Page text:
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Employment law

Tackling workplace bullying: examples and top tips

We explore your legal rights when facing, or having witnessed, bullying in the workplace, with examples on how to stand against this behaviour.

17 November 2021

Examples of bullying at work

Bullying in the workplace is behaviour from an individual or a group that’s unwanted and makes someone feel uncomfortable. It can be a misuse of power that can be offensive and intimidating towards a person, making them feel humiliated, threatened and vulnerable.

While many people consider a certain amount of 'banter' at work to be reasonable, the fact is that it's all too common for banter to cross the line from being 'a bit of fun' to unpleasant bullying.

Bullying at work examples include:

  • Excessive criticism, particularly in front of others
  • Being unfairly excluded from team activities, meetings or communications
  • Constant teasing, verbal abuse or sexual innuendo
  • Threats with regard to your job security
  • Being humiliated or demeaned in front of others
  • Cyber/online bullying

In addition to these forms of bullying, you could experience harassment at work. The legal definition of harassment under the Equality Act 2010 is: "Unwanted conduct related to a relevant protected characteristic, which has the purpose or effect of violating an individual's dignity or creating an intimidating, hostile, degrading, humiliating or offensive environment for that individual".

The protected characteristics are:

Importantly, discriminatory jokes or comments about any of these protected characteristics don't have to be directed towards you in order to constitute harassment. If they're made in your earshot, even accidentally, they can still potentially count as harassment.

It’s also the case that if a person believes you possess a protected characteristic, and treats you unfairly based on their assumption, this can still be unlawful - regardless of whether their assumption is correct.

How prevalent is workplace bullying?

A 2020 report from The Chartered Institute of Personnel and Development (CIPD) found that just over a third of people experiencing conflict in the workplace reported ‘bullying, intimidation or harassment’ as the cause, with women more likely than men to report that they’d experienced bullying, intimidation or harassment (40% versus 31%).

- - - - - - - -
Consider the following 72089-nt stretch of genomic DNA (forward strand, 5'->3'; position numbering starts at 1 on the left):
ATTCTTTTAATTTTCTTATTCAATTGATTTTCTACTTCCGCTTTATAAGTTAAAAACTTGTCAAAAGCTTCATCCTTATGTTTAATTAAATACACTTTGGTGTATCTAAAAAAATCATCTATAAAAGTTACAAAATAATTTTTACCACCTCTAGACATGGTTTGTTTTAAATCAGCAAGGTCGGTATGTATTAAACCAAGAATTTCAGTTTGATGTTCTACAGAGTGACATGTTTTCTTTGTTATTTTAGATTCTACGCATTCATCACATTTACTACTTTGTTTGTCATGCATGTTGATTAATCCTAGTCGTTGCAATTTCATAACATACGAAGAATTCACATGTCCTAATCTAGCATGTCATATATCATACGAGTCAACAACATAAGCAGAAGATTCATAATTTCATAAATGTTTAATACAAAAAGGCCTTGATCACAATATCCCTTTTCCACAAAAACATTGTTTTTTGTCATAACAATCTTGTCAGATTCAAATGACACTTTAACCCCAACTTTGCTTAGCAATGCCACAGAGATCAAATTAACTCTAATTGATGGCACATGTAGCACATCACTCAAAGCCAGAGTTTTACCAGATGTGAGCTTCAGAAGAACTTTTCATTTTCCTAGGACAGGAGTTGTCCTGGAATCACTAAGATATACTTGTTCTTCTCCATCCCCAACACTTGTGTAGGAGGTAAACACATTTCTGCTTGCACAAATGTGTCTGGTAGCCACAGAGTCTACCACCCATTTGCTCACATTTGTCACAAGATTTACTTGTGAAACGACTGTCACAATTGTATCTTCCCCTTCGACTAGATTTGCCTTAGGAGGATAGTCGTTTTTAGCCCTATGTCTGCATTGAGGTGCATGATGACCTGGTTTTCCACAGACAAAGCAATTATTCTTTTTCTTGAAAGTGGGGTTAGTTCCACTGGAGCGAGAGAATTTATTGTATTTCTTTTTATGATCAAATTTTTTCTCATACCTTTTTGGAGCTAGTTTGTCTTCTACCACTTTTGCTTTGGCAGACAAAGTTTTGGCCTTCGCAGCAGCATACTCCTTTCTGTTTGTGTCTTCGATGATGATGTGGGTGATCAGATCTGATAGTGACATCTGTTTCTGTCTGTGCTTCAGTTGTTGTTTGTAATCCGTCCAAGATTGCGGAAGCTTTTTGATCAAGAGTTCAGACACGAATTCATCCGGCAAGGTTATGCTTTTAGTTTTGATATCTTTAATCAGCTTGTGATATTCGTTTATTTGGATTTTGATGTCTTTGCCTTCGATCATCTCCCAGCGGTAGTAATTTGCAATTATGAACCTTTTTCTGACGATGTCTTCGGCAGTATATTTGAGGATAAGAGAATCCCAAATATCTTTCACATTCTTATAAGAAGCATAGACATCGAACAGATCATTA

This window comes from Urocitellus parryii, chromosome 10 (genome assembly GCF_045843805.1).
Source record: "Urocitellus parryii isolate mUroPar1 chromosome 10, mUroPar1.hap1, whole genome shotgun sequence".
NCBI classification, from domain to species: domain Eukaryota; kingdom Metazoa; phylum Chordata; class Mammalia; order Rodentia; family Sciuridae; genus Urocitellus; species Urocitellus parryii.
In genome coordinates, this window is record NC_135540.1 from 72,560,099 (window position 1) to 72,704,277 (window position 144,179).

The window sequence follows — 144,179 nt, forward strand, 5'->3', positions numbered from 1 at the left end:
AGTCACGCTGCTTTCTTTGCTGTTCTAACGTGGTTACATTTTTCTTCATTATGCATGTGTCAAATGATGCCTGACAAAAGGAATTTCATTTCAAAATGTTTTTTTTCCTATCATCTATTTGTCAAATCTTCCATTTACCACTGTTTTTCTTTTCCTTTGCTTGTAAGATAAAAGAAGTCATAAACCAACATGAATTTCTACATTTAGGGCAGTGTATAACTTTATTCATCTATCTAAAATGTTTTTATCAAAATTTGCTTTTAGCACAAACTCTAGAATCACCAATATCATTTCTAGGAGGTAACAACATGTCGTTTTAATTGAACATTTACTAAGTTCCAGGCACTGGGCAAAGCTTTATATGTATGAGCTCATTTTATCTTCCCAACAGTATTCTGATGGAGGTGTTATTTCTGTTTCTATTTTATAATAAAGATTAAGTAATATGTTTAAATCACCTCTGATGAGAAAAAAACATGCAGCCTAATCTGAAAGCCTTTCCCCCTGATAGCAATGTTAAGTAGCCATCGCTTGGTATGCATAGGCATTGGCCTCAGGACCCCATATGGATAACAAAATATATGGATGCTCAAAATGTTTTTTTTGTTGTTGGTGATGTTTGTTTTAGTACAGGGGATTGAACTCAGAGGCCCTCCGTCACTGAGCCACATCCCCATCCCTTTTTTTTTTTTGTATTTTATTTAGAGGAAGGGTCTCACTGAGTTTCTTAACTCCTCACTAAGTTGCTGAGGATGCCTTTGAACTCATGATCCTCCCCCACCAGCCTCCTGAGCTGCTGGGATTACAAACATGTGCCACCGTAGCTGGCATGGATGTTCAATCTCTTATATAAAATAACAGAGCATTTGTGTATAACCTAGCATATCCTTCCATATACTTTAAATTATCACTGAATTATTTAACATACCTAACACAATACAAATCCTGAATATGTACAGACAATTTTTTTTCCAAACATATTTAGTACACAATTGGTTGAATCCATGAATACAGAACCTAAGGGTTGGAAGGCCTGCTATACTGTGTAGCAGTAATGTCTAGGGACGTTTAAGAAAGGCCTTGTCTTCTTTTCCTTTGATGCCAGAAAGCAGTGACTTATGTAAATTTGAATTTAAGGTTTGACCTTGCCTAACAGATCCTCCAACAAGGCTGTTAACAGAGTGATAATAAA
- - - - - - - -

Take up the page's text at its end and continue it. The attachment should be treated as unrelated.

The data also showed that employees working in the public sector were significantly more likely to say they’d experienced workplace bullying (21% compared with 14% in the private sector and 10% in the voluntary sector).

The report also found that almost a third (31%) of the employees in the survey who’d experienced conflict said the person they reported it to didn’t take it seriously, and almost half (48%) felt the other party’s interests took precedence.

Our tips for handling bullying at work

Whether you’re on the receiving end of bullying at work, or whether you’ve witnessed it, there are a number of steps you can take to resolve the situation:

1. Firstly, you should look to resolve the problem informally. The person or people in question may not realise how their behaviour is making you or your colleague feel. You could speak to them in person, or if you don’t feel comfortable you could explain your position via email.

2. Next (or perhaps if you don’t feel comfortable with the first step), you should speak to someone you trust via an informal meeting. This could be your line manager, another manager, a union representative, or a member of the HR department to discuss your concerns. It may also be a good idea to have an additional impartial person (such as a member of the HR team or a union representative) attend this meeting.

You can also utilise your employers’ whistleblowing policy and procedures.

3. If this doesn’t work, and you don’t feel that the behaviour has changed, you should make a formal complaint, ensuring that there’s a record of all communications and following your employer’s grievance or bullying procedure. Your employer has a duty of care to ensure that your concerns are addressed per their policies.

4. If after the above step, you still don’t feel that your concerns have been addressed and the behaviour hasn’t improved, you may be able to take legal action at an Employment Tribunal and you should seek legal advice as soon as possible.

Your rights

If you believe you’ve been bullied at work, and you don’t feel that your concerns have been taken seriously or resolved, it’s important to speak out and take action. This is particularly so as there are strict time limits in which to make complaints in the Employment Tribunal. No one should have to deal with this behaviour when simply doing their job, and if you’re experiencing bullying at work, you have a legal right to make a claim and take steps towards a brighter future.

However, it can sometimes be quite complex to identify whether you’re dealing with workplace bullying to those without specific expertise. For this reason, we recommend speaking to an employment lawyer in the first instance to find out whether you have a case.

When to seek advice

Time is of the essence, because you only have three months minus one day from the date of the last act of workplace discrimination, workplace harassment or bullying in which to commence the early conciliation process with the Advisory, Conciliation and Arbitration Service (ACAS).

Our employment team are experts in workplace harassment law and bullying at work. Get in touch today on 0330 041 5869 to find out if you have a case, or, if you prefer, you can contact us via our online form or web chat.

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